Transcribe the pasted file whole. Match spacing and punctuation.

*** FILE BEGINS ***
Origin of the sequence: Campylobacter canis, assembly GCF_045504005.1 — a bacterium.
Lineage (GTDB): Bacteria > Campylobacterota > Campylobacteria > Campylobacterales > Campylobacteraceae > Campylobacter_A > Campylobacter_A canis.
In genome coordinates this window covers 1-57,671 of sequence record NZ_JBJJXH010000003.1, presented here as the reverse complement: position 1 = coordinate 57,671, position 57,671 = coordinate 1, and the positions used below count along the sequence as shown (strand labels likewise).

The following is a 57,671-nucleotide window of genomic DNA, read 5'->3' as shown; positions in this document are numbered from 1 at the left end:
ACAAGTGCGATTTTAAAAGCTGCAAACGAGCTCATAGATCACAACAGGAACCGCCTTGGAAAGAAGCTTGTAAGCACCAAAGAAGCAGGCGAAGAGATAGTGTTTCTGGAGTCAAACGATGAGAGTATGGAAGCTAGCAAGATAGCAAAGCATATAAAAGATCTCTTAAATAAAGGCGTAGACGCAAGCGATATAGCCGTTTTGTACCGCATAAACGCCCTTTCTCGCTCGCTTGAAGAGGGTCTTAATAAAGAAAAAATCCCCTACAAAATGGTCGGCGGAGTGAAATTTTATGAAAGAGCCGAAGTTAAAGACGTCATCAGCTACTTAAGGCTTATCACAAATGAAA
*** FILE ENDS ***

Origin of the sequence: Campylobacter canis, assembly GCF_045504005.1 — a bacterium.
Lineage (GTDB): Bacteria > Campylobacterota > Campylobacteria > Campylobacterales > Campylobacteraceae > Campylobacter_A > Campylobacter_A canis.
In genome coordinates this window covers 1-57,671 of sequence record NZ_JBJJXH010000003.1, presented here as the reverse complement: position 1 = coordinate 57,671, position 57,671 = coordinate 1, and the positions used below count along the sequence as shown (strand labels likewise).

The following is a 57,671-nucleotide window of genomic DNA, read 5'->3' as shown; positions in this document are numbered from 1 at the left end:
ACAAGTGCGATTTTAAAAGCTGCAAACGAGCTCATAGATCACAACAGGAACCGCCTTGGAAAGAAGCTTGTAAGCACCAAAGAAGCAGGCGAAGAGATAGTGTTTCTGGAGTCAAACGATGAGAGTATGGAAGCTAGCAAGATAGCAAAGCATATAAAAGATCTCTTAAATAAAGGCGTAGACGCAAGCGATATAGCCGTTTTGTACCGCATAAACGCCCTTTCTCGCTCGCTTGAAGAGGGTCTTAATAAAGAAAAAATCCCCTACAAAATGGTCGGCGGAGTGAAATTTTATGAAAGAGCCGAAGTTAAAGACGTCATCAGCTACTTAAGGCTTATCACAAATGAAA